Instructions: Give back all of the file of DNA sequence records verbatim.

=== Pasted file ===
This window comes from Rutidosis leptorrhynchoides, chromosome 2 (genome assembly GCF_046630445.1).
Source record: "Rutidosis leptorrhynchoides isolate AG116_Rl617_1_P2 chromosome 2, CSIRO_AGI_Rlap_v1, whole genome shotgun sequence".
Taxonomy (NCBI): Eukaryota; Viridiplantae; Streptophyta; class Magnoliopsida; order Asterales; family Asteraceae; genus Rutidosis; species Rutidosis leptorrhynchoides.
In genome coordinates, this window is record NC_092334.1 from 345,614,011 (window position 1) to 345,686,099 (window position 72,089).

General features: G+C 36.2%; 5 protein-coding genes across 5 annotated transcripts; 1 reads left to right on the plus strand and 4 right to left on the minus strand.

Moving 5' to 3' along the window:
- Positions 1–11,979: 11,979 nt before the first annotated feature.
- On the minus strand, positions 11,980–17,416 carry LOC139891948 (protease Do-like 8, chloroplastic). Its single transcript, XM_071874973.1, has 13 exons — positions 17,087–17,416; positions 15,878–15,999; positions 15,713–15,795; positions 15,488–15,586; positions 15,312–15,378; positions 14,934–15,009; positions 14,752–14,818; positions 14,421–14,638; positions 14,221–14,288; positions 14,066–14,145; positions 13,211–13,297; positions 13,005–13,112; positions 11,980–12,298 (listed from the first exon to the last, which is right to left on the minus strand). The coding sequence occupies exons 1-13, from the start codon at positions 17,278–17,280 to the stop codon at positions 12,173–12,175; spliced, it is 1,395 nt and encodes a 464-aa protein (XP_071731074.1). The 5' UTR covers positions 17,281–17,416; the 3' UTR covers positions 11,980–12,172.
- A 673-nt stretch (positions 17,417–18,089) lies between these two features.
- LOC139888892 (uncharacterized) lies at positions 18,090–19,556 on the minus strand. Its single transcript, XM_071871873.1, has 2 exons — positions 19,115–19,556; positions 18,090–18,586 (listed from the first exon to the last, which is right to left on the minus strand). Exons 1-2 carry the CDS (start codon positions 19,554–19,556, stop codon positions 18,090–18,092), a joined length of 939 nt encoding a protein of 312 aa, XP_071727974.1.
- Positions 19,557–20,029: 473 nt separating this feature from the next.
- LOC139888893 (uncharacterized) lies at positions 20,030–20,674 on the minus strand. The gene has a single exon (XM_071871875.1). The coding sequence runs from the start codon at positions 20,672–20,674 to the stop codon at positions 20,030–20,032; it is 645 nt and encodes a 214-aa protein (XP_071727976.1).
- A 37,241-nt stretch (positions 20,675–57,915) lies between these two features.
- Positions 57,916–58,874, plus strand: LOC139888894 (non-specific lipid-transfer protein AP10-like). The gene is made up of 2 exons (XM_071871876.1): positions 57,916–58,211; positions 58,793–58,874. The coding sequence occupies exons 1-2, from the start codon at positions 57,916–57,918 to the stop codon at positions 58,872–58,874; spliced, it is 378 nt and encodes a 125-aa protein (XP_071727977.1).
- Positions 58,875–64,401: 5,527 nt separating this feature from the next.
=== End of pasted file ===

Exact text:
This window comes from Rutidosis leptorrhynchoides, chromosome 2 (genome assembly GCF_046630445.1).
Source record: "Rutidosis leptorrhynchoides isolate AG116_Rl617_1_P2 chromosome 2, CSIRO_AGI_Rlap_v1, whole genome shotgun sequence".
Taxonomy (NCBI): Eukaryota; Viridiplantae; Streptophyta; class Magnoliopsida; order Asterales; family Asteraceae; genus Rutidosis; species Rutidosis leptorrhynchoides.
In genome coordinates, this window is record NC_092334.1 from 345,614,011 (window position 1) to 345,686,099 (window position 72,089).

General features: G+C 36.2%; 5 protein-coding genes across 5 annotated transcripts; 1 reads left to right on the plus strand and 4 right to left on the minus strand.

Moving 5' to 3' along the window:
- Positions 1–11,979: 11,979 nt before the first annotated feature.
- On the minus strand, positions 11,980–17,416 carry LOC139891948 (protease Do-like 8, chloroplastic). Its single transcript, XM_071874973.1, has 13 exons — positions 17,087–17,416; positions 15,878–15,999; positions 15,713–15,795; positions 15,488–15,586; positions 15,312–15,378; positions 14,934–15,009; positions 14,752–14,818; positions 14,421–14,638; positions 14,221–14,288; positions 14,066–14,145; positions 13,211–13,297; positions 13,005–13,112; positions 11,980–12,298 (listed from the first exon to the last, which is right to left on the minus strand). The coding sequence occupies exons 1-13, from the start codon at positions 17,278–17,280 to the stop codon at positions 12,173–12,175; spliced, it is 1,395 nt and encodes a 464-aa protein (XP_071731074.1). The 5' UTR covers positions 17,281–17,416; the 3' UTR covers positions 11,980–12,172.
- A 673-nt stretch (positions 17,417–18,089) lies between these two features.
- LOC139888892 (uncharacterized) lies at positions 18,090–19,556 on the minus strand. Its single transcript, XM_071871873.1, has 2 exons — positions 19,115–19,556; positions 18,090–18,586 (listed from the first exon to the last, which is right to left on the minus strand). Exons 1-2 carry the CDS (start codon positions 19,554–19,556, stop codon positions 18,090–18,092), a joined length of 939 nt encoding a protein of 312 aa, XP_071727974.1.
- Positions 19,557–20,029: 473 nt separating this feature from the next.
- LOC139888893 (uncharacterized) lies at positions 20,030–20,674 on the minus strand. The gene has a single exon (XM_071871875.1). The coding sequence runs from the start codon at positions 20,672–20,674 to the stop codon at positions 20,030–20,032; it is 645 nt and encodes a 214-aa protein (XP_071727976.1).
- A 37,241-nt stretch (positions 20,675–57,915) lies between these two features.
- Positions 57,916–58,874, plus strand: LOC139888894 (non-specific lipid-transfer protein AP10-like). The gene is made up of 2 exons (XM_071871876.1): positions 57,916–58,211; positions 58,793–58,874. The coding sequence occupies exons 1-2, from the start codon at positions 57,916–57,918 to the stop codon at positions 58,872–58,874; spliced, it is 378 nt and encodes a 125-aa protein (XP_071727977.1).
- Positions 58,875–64,401: 5,527 nt separating this feature from the next.